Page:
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Retired Gen. James E. Cartwright is the target of a Justice Department probe into classified information that had been leaked about the Stuxnet virus attack on Iranian nuclear facilities.
Retired four-star Gen. James E. Cartwright is allegedly the target of a Justice Department probe into leaked classified information about the covert US cyberattack known as the Stuxnet virus, NBC News reported Friday, citing unidentified sources.
Stuxnet was developed under the secret "Olympic Games" program, and reportedly disabled 1,000 Iranian centrifuges used to enrich uranium in 2010, striking a blow to Tehran's nuclear program.
Attorney General Eric Holder announced an investigation into the leak — to be led by US attorney for Maryland Rod J. Rosenstein — after The New York Times reported on the Stuxnet virus attack in 2012.
In that report, The Times said that Cartwright, vice chairman of the Joint Chiefs of Staff from 2007-2011, played a crucial role in the Olympic Games program under the Bush administration and the Obama administration.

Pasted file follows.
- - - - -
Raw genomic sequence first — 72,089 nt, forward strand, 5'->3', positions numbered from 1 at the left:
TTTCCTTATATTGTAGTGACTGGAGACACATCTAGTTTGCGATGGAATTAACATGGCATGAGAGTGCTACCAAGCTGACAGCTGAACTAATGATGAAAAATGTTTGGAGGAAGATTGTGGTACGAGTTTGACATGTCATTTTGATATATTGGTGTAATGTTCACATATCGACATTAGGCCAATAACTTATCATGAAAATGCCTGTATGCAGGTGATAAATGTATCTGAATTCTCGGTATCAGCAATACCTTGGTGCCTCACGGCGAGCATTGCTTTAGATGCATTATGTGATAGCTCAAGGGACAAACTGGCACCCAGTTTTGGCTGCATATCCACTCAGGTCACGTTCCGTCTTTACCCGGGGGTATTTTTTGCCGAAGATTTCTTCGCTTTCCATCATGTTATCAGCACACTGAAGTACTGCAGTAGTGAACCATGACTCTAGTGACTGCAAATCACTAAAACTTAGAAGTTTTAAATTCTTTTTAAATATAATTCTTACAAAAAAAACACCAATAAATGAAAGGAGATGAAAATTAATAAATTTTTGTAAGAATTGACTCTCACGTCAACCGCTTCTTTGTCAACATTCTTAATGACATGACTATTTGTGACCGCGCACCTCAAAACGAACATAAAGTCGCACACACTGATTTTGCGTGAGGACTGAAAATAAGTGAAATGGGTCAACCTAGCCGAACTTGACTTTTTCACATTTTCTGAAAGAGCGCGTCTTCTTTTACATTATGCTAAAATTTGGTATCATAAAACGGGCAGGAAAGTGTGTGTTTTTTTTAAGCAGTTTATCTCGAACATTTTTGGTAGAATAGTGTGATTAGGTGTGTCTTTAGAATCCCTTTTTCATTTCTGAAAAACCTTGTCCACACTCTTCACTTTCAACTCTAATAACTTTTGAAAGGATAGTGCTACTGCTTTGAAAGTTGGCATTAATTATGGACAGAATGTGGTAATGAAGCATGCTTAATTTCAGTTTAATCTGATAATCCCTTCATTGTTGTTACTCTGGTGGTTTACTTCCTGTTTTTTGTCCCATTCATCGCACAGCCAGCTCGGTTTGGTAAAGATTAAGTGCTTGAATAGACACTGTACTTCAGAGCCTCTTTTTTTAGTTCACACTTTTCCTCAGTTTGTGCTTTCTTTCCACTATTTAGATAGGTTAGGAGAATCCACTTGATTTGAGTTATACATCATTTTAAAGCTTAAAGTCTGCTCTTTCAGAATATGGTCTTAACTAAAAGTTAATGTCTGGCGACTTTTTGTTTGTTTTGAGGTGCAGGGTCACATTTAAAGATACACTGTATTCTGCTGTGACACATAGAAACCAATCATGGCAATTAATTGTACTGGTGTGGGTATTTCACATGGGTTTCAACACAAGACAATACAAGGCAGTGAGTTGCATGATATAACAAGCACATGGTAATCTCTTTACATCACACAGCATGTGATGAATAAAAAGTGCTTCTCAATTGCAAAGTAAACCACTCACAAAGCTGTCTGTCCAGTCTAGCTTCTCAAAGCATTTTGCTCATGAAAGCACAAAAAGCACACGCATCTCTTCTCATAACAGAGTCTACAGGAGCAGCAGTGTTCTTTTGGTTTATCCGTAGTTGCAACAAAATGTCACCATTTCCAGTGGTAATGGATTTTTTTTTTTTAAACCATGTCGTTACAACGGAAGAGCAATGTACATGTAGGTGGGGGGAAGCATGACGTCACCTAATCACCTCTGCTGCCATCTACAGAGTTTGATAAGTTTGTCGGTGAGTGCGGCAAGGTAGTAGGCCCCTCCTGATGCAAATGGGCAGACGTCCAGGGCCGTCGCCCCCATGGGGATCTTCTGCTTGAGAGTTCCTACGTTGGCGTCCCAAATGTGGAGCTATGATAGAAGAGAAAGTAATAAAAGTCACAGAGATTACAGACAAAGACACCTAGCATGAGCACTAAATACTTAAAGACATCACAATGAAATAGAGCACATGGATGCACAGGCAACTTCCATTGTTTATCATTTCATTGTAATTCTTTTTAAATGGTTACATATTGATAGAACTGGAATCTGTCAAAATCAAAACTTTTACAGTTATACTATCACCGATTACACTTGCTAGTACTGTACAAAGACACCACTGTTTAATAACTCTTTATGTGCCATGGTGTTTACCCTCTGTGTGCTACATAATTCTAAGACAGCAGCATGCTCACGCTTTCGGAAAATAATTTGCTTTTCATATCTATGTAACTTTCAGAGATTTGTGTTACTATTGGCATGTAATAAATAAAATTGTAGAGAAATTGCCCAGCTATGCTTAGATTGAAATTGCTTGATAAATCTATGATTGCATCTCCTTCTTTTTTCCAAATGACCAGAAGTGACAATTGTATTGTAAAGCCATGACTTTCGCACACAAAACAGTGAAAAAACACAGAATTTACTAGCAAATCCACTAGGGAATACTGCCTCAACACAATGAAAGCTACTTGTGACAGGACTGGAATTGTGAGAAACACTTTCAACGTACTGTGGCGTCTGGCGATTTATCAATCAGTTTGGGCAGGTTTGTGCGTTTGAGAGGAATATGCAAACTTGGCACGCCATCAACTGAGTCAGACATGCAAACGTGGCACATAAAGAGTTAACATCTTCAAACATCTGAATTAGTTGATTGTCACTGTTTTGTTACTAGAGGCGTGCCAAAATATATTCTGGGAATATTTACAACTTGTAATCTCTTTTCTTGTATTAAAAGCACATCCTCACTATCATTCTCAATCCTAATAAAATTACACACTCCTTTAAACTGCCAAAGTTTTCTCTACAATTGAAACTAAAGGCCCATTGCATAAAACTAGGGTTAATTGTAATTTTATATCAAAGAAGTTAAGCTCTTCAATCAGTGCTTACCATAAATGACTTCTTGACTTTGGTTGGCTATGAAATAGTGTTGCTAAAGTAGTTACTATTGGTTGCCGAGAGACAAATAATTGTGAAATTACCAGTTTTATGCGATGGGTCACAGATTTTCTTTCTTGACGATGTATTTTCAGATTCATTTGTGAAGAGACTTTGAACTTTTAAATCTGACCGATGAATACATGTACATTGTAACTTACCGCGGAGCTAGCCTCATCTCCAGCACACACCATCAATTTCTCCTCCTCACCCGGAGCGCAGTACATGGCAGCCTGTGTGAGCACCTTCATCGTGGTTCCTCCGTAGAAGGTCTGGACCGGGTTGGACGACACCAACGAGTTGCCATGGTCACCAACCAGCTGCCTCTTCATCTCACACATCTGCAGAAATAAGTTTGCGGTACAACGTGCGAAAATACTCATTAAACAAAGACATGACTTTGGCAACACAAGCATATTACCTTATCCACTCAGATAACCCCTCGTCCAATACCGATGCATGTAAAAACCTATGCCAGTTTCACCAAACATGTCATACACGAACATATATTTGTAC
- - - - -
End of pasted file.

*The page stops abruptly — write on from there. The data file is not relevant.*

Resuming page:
An unidentified legal source told NBC that Cartwright had received a target letter from federal prosecutors, indicating that he is a suspect in the criminal case where indictment is possible.
So far all parties involved have refused to comment on the report. Cartwright, his attorney, the Justice Department, the US attorney’s office in Maryland, and The New York Times have all maintained silence.
The 2012 Times story was based on 18 months of interviews with "with current and former American, European and Israeli officials involved in the program, as well as a range of outside experts."
When Jill Abramson, executive editor of The New York Times, was asked about the NBC report on Friday, she said, “We don’t comment on our confidential sources.”
Western powers claim Iran is developing nuclear weapons technology, while Tehran maintains that its uranium enrichment program is for civilian purposes only.
The Obama administration, already in a battle to extradite NSA whistleblower Edward Snowden, has charged or prosecuted more leak cases under the Espionage Act — eight people in all — than all US presidents combined, according to the Washington Post.
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